On 17 June, after a three-month hiatus, football in England returned. The Premier League season resumed behind closed doors, with fans eagerly watching on TV. But with lower-league clubs and other less high-profile sports dependent on bums on seats for revenue, and sponsors not getting what they signed up for, what role can live sport play in bringing brands to fans?
"Throughout this recent period, we have seen demand from fans for new formats, enhanced communications and a more equitable distribution of content," Rob O'Siochain, client partner at TRO, says.
"Covid-19 is, without doubt, going to act as an accelerant for the long-awaited levelling up of the fan experience and the value attributed to the role and real data of the fan. Brands and rights holders are going to need to work far more collaboratively, strategically and creatively to build a more diverse, direct and accessible experience for the fans."
Despite many claiming the current TV offering lacks atmosphere, viewing figures have remained strong. Southampton versus Manchester City on the BBC on 5 July became the Premier League's most-watched televised match, with an audience of 5.7 million – evidence that the demand for this content remains high.
Formula One and cricket are now making their return, with F1 being well-respected in the sporting world for its broadcast compatibility. Jos Stokhuyzen, head of brand strategy at CSM Sport & Entertainment, is interested to see how cricket measures up, but with fans' appetites heightened they will be willing to accept what is given.
"In practical terms, we’re seeing empty stands and while for F1 this barely diminished the TV product, it will be interesting to see how cricket fares," Stokhuyzen observes. "Inevitably, brands have had to adapt across all sports – they’ve been reconfiguring their rights and clarifying the role they want to play.
"Football is back and drawing massive TV audiences, and no doubt cricket highlights returning to BBC will capitalise on a hungry audience."
Simon Bevan, chief investment officer at Havas Media Group, acknowledges that without funding from gate receipts, the role of brands within sport will become ever-more important.
"Sport is at a crossroads," he notes. "The stringent measures on brand engagement around key events need re-evaluation as we head into a huge year of sport in 2021, with the return of the Olympics, the Euros and the Ryder Cup. Brands must push for more flexibility, to co-create with media and rights owners, in order to show their support for returning sports and pivot fan engagement in new ways around the live event."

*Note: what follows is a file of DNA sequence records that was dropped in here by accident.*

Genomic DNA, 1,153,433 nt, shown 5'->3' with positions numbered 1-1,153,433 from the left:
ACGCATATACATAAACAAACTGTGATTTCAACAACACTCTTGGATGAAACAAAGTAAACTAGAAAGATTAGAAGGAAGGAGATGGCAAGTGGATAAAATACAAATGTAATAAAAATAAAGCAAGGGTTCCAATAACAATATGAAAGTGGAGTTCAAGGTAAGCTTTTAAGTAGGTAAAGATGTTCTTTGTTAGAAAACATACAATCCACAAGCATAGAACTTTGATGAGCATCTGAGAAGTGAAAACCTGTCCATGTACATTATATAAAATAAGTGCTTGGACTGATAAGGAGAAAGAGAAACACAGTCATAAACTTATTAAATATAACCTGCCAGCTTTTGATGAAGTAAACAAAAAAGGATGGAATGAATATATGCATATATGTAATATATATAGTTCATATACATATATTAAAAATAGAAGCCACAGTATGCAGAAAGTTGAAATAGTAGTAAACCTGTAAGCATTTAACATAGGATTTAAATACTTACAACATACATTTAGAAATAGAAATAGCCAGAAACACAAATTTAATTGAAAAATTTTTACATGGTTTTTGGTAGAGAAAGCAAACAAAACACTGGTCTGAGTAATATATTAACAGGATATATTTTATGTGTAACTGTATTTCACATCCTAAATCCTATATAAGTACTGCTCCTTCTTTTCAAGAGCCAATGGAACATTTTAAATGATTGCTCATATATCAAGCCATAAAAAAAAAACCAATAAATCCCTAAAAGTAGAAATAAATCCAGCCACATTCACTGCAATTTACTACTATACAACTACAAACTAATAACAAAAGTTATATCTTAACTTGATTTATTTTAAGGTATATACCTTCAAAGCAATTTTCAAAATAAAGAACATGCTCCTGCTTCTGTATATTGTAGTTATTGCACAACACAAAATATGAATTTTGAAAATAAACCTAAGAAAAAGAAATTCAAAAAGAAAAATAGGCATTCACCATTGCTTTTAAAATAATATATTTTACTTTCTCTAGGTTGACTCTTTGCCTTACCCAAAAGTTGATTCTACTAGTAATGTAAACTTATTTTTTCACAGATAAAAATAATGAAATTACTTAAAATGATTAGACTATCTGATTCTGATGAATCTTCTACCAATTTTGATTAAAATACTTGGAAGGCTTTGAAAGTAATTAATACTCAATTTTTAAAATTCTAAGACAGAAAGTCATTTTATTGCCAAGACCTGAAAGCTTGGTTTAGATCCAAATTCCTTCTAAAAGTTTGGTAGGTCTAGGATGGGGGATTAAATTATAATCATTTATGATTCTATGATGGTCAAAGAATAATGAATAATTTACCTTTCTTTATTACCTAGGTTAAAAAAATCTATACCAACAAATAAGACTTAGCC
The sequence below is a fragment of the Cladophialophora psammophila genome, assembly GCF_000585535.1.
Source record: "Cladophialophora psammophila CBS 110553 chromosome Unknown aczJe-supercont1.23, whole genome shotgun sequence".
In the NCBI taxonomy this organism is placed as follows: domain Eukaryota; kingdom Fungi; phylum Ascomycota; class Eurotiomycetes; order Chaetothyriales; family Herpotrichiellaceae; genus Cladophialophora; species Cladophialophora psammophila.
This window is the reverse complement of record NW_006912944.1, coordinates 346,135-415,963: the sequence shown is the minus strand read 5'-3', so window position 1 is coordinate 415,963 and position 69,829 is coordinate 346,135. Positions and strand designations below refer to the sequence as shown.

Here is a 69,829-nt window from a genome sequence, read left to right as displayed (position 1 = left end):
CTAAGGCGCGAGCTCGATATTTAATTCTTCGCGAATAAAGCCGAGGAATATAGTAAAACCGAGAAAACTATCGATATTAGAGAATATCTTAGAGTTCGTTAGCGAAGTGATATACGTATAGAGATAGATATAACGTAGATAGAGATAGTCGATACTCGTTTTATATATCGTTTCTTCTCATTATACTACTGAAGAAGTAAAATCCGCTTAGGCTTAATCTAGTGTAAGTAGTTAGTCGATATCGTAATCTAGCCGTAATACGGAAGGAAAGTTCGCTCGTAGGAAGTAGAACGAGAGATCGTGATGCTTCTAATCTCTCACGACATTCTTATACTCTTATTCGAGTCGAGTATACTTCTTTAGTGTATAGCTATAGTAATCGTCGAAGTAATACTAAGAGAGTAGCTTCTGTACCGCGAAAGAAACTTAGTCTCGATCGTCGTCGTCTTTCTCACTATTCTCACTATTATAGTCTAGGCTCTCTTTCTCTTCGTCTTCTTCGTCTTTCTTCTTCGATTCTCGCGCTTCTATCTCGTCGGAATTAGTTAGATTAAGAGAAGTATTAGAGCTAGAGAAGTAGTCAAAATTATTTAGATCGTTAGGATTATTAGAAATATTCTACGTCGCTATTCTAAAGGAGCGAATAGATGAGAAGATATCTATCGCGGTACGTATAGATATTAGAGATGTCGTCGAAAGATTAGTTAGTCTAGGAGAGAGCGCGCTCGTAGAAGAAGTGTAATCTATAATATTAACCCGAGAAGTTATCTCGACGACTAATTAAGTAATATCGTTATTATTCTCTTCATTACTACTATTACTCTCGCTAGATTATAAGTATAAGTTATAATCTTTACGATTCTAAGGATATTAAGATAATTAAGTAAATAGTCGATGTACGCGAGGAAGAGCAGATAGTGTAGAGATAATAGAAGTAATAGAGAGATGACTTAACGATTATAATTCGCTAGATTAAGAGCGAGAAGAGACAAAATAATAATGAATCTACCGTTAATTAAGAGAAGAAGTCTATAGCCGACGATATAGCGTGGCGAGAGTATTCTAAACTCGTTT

Alice Wainwright, senior account director at Tribal Worldwide, believes football clubs specifically can use this moment to effect real changes.
She says: "There is an opportunity for brands to stop and reflect on their modus operandi prior to Covid-19. Too many brands lazily relied on high ticket prices, insane sponsorship fees and advertising to bring in revenue. But now there’s less sport and less ‘eyes on the ball’, excuse the pun, brands will have to find other ways to profit from consumers."
Cheaper rights fees and more space for innovation could attract new brands to the sector. Matt Readman, head of strategy at Dark Horses, suggests: "It’s almost certain that the value of individual sponsorships will decrease. But that doesn’t mean overall investment in sport necessarily has to suffer. Rights holders will need to be more innovative and flexible with their partners."
A return to the stadium
When fans return to stadiums, it is expected first to be in a limited capacity – and this raises the question: how do brands now activate around their sponsorships and sports affiliations?
"The viewing experience is somewhat diminished without the energy of a live audience. So this is where brands should seek to add value. The real opportunity lies in developing activations that elevate the fans’ experience: second-screen experiences that give at-home audiences a layer of useful and fun information as the game progresses or exclusive access to talent through live-streaming," Rosh Singh, managing director, EMEA, at Unit9, explains.
Wainwright thinks the next step could be a move away from the big stadium, with "cheaper, more community-focused experiences likely to engage consumers in the short, and likely long, term".
Many pubs are wary of showing live games, due to their tendency to draw a crowd and lead to over-exuberance that go against the government's social-distancing guidelines – and this makes it difficult for brands to identify them as a hub for engagement.
Christophe Brumby, creative strategy director at Amplify, proposes "mobile and reactive satellite experiences that can be tactically deployed where live sports are being consumed right now (in betting shops, on the go on mobile and at home) and that can cater to individuals and small groups of people alike".
Brands will also be engaging fans at home who are comfortable with simultaneously watching their phone and using their device, creating an immersive experience that takes their match day beyond the broadcast game, Brumby adds.
However brands choose to engage with consumers in this period, it will be key for them to focus on ensuring their offering is fit for purpose, O'Siochain points out.
He continues: "This period has been an important warning sign to brands and rights holders, and has cruelly highlighted some of the major gaps and disparities across professional sports. Going forward, those administrating and activating across sport will need their strategies to be far more agile and fit for purpose."